April 27 (Bloomberg) -- The pound jumped the most in nine months against the dollar this week as a government report showed the U.K. economy avoided a recession last quarter, damping speculation the Bank of England will boost stimulus.
Sterling strengthened versus all except one of its 16 major counterparts as Chancellor of the Exchequer George Osborne said the data was an encouraging sign the economy is improving. The Bank of England next meets on May 8-9 after policy makers were split this month on whether to extend the 375 billion-pound ($581 billion) asset-purchase program that tends to devalue a currency. U.K. government bonds fell as the gross-domestic-product report spurred demand for higher-yielding assets.
“The pound rebounded as the GDP surprise prompted some in the market to cover short sterling positions,” said Neil Jones, head of hedge-fund sales at Mizuho Corporate Bank Ltd. in London, referring to traders ending bets the currency would weaken. “The U.K. data isn’t blowing the doors off but with expectations being low and the market being short, there’s room for it to gain further.”
The pound advanced 1.6 percent this week to $1.5489 as of 5 p.m. in London yesterday, the biggest gain since the period ended April 20. The U.K. currency appreciated 1.8 percent over the five trading days to 84.11 pence per euro, snapping three weeks of losses.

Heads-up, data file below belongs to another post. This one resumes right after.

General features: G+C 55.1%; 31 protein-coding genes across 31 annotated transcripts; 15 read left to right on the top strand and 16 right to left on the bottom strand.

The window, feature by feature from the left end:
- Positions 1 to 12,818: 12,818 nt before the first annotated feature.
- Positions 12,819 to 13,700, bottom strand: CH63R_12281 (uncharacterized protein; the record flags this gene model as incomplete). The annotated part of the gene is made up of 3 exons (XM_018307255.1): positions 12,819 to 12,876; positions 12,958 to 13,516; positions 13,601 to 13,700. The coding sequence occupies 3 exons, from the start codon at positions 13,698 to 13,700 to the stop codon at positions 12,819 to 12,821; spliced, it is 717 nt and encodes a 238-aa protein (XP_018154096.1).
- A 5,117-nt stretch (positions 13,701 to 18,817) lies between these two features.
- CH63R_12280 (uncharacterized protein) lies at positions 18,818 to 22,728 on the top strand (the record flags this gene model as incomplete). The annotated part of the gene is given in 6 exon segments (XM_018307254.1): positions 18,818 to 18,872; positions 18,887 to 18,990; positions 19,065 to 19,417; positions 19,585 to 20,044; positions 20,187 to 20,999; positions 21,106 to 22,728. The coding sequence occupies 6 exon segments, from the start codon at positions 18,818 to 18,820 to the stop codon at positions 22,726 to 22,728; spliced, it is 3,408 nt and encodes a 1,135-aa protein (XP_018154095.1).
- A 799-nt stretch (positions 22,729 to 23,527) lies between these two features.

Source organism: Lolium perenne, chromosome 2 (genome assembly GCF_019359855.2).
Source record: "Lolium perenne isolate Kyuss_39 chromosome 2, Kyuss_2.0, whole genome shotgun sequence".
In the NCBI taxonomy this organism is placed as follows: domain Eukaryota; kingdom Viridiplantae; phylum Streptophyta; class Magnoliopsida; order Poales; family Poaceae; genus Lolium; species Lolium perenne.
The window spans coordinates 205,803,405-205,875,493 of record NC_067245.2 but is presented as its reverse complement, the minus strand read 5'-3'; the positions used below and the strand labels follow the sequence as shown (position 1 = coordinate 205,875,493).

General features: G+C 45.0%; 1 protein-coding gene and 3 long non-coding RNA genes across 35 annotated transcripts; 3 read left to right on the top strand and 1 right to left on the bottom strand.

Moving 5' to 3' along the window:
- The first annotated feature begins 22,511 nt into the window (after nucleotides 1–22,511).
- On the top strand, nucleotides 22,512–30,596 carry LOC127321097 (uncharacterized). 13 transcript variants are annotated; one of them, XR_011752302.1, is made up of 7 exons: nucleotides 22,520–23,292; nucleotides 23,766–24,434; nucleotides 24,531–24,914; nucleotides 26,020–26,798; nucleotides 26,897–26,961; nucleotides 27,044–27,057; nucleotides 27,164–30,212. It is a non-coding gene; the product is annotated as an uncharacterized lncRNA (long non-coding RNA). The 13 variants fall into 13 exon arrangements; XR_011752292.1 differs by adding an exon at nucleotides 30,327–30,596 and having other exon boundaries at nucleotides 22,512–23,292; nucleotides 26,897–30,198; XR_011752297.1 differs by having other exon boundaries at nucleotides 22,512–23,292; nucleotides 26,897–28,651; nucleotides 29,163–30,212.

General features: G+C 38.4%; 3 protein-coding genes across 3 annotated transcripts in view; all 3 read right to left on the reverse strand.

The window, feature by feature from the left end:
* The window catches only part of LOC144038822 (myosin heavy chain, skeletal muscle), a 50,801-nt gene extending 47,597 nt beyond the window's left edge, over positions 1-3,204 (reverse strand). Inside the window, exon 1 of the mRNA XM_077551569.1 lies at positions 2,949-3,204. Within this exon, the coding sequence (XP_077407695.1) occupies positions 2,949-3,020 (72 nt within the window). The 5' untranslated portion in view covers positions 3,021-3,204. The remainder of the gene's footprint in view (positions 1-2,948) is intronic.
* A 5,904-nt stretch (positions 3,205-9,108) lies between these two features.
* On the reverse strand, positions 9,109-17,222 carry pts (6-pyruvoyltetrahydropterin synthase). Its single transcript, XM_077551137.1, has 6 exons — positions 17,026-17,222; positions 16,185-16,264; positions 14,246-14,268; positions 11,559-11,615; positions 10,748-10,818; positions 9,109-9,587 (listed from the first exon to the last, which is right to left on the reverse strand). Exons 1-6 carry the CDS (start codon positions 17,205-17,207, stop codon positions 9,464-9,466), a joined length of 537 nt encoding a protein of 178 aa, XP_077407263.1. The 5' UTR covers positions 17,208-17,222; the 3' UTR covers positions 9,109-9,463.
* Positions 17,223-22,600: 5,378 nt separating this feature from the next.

The pound has strengthened 2.3 percent in the past month, the best performer of the 10 developed-nation currencies tracked by Bloomberg Correlation-Weighted Indexes. Sterling is still down 2.6 percent this year.
U.K. gross domestic product grew 0.3 percent in the first quarter, the Office for National Statistics said on April 25. The median forecast of economists in a Bloomberg News survey was for growth of 0.1 percent. From a year earlier, GDP expanded 0.6 percent, the most since the fourth quarter of 2011.
“I can’t promise the road ahead will always be smooth but by continuing to confront our problems head on, Britain is recovering and we are building an economy fit for the future,” Osborne said in a statement released by the Treasury that day.
The benchmark 10-year gilt yield rose two basis points, or 0.02 percentage point, this week to 1.68 percent. The 1.75 percent bond maturing in September 2022 declined 0.145, or 1.45 pounds per 1,000-pound face amount, to 100.615.
Gilts returned 1.3 percent this year through April 25, according to indexes compiled by Bloomberg and the European Federation of Financial Analysts Societies. German bonds gained 0.9 percent and U.S. Treasuries rose 0.7 percent.
The U.K. Treasury will sell 500 million pounds of inflation-linked securities due in March 2062 on April 30 and a combined 2 billion pounds of bills on May 3.
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